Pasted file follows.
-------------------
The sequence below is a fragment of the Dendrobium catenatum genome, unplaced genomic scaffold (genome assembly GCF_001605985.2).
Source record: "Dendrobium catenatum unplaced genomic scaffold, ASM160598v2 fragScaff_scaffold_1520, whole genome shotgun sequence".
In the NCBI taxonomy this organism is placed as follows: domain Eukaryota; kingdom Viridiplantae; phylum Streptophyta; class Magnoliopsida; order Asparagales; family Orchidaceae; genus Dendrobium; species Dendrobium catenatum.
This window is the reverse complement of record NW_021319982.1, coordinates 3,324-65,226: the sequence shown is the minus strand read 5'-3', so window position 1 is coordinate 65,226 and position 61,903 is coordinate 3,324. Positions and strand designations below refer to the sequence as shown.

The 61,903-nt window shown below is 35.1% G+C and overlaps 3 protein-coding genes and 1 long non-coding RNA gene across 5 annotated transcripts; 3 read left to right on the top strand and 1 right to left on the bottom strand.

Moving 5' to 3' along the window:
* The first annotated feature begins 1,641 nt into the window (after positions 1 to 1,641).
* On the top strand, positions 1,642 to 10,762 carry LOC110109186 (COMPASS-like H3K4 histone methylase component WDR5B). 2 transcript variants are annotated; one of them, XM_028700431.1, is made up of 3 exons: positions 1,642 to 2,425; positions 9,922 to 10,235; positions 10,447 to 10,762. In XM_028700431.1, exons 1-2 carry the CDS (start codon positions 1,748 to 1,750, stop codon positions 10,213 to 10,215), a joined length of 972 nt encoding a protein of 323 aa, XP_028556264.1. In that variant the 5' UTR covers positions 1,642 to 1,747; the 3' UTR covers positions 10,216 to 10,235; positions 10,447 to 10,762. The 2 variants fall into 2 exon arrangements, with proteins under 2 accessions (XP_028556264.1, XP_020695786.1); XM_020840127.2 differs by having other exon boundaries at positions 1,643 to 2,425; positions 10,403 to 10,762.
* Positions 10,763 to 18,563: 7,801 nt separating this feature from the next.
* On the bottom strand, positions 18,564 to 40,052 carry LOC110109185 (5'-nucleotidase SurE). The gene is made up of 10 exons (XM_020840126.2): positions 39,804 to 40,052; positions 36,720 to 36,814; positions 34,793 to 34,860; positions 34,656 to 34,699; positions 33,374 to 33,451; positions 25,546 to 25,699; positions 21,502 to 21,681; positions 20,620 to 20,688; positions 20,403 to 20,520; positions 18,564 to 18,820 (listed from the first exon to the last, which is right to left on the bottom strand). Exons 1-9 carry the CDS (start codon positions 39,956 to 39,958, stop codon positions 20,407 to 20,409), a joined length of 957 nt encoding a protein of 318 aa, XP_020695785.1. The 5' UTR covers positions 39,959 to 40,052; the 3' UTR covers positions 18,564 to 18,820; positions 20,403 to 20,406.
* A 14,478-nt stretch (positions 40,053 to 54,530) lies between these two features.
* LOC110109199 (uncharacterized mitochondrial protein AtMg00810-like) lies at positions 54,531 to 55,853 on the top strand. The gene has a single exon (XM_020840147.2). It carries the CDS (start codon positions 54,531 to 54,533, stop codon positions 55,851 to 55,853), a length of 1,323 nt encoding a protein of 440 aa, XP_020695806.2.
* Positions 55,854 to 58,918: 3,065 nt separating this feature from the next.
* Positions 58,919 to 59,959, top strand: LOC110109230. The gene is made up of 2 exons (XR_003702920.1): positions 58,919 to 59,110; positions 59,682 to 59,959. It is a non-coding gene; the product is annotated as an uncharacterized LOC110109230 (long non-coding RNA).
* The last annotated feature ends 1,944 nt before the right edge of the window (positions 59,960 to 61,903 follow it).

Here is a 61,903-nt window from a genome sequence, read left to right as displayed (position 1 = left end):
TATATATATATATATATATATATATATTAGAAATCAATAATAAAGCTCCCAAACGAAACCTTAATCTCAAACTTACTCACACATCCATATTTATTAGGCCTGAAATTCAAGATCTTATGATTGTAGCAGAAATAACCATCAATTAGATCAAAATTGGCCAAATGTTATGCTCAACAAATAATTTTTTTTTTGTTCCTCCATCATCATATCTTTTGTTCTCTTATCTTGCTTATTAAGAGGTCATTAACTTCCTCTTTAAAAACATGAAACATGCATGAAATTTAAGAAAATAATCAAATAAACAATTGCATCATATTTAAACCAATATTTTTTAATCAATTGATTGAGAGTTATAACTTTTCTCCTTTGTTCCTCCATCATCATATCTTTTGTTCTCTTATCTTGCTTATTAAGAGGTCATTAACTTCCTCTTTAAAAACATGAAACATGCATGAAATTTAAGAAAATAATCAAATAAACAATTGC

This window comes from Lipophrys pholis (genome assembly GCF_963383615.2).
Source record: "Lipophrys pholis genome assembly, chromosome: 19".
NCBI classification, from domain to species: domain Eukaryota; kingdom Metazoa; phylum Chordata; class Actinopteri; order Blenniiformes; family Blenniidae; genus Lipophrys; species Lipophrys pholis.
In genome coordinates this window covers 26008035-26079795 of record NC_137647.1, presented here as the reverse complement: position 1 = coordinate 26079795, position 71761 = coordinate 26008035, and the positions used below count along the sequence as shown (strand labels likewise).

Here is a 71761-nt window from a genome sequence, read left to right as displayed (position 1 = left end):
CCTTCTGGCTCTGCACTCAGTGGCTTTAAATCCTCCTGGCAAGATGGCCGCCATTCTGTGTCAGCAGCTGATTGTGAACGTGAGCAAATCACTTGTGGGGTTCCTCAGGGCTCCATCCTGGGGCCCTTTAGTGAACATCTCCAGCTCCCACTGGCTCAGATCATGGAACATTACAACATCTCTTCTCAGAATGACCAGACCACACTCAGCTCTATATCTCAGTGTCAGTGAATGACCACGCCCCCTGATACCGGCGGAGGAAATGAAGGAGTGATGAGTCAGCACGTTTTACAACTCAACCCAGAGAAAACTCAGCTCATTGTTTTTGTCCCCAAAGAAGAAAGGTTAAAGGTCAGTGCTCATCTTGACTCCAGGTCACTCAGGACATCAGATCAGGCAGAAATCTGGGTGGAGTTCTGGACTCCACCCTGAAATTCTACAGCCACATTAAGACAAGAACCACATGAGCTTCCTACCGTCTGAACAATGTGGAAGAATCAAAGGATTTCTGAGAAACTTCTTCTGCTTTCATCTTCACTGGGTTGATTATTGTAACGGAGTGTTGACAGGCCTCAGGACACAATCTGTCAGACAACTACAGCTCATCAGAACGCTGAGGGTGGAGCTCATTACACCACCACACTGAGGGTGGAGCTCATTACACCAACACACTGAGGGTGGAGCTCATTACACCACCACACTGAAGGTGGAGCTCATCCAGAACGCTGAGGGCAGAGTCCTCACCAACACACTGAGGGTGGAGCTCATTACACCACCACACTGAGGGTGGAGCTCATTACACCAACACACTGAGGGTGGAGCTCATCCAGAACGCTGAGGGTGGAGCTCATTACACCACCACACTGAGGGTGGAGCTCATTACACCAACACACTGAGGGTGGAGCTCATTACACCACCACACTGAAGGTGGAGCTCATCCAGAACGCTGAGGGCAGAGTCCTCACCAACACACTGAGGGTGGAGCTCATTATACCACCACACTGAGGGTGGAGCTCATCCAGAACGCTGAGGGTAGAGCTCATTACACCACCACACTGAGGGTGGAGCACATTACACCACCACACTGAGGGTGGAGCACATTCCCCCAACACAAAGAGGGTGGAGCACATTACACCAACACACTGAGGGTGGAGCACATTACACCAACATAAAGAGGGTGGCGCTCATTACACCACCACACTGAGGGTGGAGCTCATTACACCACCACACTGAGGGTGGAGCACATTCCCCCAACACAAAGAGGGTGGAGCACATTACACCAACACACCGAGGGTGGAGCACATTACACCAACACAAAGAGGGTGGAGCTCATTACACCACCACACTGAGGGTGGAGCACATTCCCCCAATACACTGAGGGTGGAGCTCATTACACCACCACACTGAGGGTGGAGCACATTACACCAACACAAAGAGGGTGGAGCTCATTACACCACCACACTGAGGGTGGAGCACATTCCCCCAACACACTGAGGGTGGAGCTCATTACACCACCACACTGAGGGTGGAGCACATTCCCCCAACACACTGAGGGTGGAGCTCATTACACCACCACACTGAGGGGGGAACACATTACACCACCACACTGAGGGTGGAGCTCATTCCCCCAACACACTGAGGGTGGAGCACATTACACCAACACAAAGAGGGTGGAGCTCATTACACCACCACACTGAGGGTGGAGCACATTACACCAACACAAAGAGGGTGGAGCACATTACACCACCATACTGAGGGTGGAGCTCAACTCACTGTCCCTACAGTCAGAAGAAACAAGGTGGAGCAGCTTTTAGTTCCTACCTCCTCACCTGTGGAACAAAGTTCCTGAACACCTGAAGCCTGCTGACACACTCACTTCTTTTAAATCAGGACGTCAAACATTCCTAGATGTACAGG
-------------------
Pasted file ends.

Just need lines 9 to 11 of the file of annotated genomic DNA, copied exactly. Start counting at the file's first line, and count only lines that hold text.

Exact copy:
* Positions 10,763 to 18,563: 7,801 nt separating this feature from the next.
* On the bottom strand, positions 18,564 to 40,052 carry LOC110109185 (5'-nucleotidase SurE). The gene is made up of 10 exons (XM_020840126.2): positions 39,804 to 40,052; positions 36,720 to 36,814; positions 34,793 to 34,860; positions 34,656 to 34,699; positions 33,374 to 33,451; positions 25,546 to 25,699; positions 21,502 to 21,681; positions 20,620 to 20,688; positions 20,403 to 20,520; positions 18,564 to 18,820 (listed from the first exon to the last, which is right to left on the bottom strand). Exons 1-9 carry the CDS (start codon positions 39,956 to 39,958, stop codon positions 20,407 to 20,409), a joined length of 957 nt encoding a protein of 318 aa, XP_020695785.1. The 5' UTR covers positions 39,959 to 40,052; the 3' UTR covers positions 18,564 to 18,820; positions 20,403 to 20,406.
* A 14,478-nt stretch (positions 40,053 to 54,530) lies between these two features.